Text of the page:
Thus as his followers, we do the works of love he calls for (feeding the poor; caring for the widow and orphan; forgiving and being forgiven) without an ulterior motive of "saving people," trusting that if we have brought people to relationship with God's grace through our loving actions, we have in some way brought them to Jesus.

My hunch is that one reason we liberal Christians ignore the gate metaphor in favor of the shepherd stuff because Jesus as a gate sounds exclusive. A gate closes some people out. I preached that when we think of Jesus as a gate, we should make sure we're not thinking of him as the bouncer - looking to check for the ink stamp on the hand and says we paid or the baptismal credential in the wallet.

I'm not positive I like how I worked that out. I feel like I just got launched on a longer journey to think and learn more about a radical inclusiveness that can lie at the heart of a deep belief in Jesus as the one savior of the world. It's part of the heaven/hell discussion we had in confirmation a few months ago.

The basic question that goes something like this: Do you have to believe in Jesus to be saved? When I hear that, I want to know two things: What do you mean by believe and what do you mean by saved.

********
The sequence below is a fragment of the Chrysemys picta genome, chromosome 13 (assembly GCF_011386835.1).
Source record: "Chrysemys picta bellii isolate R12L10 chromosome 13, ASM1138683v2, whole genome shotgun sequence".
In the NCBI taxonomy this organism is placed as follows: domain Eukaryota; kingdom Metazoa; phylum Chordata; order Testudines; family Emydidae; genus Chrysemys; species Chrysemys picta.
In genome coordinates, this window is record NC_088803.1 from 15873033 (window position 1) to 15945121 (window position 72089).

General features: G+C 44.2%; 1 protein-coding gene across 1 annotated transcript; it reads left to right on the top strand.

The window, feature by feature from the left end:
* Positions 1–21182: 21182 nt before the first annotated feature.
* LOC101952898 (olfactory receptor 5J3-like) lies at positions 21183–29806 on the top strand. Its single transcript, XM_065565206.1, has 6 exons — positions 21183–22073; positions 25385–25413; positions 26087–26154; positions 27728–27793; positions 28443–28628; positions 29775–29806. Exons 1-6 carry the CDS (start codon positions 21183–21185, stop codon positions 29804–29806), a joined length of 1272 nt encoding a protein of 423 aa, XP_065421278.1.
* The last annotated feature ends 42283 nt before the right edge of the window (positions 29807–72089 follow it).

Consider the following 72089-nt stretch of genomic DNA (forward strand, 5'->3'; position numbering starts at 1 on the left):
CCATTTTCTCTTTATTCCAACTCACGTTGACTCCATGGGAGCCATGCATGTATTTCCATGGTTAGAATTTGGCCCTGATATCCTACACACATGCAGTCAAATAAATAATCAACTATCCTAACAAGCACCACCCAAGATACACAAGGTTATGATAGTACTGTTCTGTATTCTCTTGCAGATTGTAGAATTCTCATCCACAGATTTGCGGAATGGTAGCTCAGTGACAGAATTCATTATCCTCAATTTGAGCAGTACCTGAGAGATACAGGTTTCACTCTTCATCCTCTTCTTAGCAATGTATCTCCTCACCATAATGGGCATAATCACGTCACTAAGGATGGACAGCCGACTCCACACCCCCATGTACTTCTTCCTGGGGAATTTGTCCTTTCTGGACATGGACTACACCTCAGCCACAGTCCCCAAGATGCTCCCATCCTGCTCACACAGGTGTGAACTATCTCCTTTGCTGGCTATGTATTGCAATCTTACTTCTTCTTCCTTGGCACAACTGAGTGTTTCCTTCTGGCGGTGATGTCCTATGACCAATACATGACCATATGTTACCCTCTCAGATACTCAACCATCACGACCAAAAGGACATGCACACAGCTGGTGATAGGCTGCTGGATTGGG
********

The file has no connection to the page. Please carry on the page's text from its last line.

Lately questions of inclusiveness and exclusivity - in and out - have been getting renewed attention in evangelical circles because of Rob Bell's newest book: "Love Wins."

I haven't read the book, but after I preached on Sunday, I came home and read a review of it in The Christian Century by Peter Marty. It captured very perfectly what I was trying to say in my sermon (even used the bouncer metaphor - and here I was thinking I was original!) . It made me glad to think that Bell, Marty, and so many other great Jesus-lovers have reached a point of inclusiveness re: salvation that they find consistent with Scripture and tradition. It allows for generosity, humility and mystery to pervade the heart of our faith.

I will read Bell's book - maybe some in our congregation will join me? And I will hope for now that What Peter Marty says about Bell in the article could also apply to me:
Charging Bell with being a universalist doesn't work. Not only does the idea never appear in the book, nothing could be less applicable to somebody with Bell's own passionate faith in Jesus Christ. He simply refuses to limit how far Christ's redemptive love can reach.

Tuesday, May 3, 2011

Learning to Lament

Where were you when you heard the news? Somehow the death of bin Laden has just become one of those life-changers like the explosion of the space shuttle Challenger or the attack on the Twin Towers. You are supposed to know where you were.

I was absorbed in a pottery project with the tv on in the background and Addie snuggling beside me. Brothers and Sisters was interrupted: Osama bin Ladin was murdered. Yippeee!? I guess I was supposed to be happy.

But I was not happy. No, my reaction was to feel horrified at the chipper tone of the announcers and quickly bored with the repetition of the non-details and even more non-critical analysis.

Mostly, I felt lonely and out of place.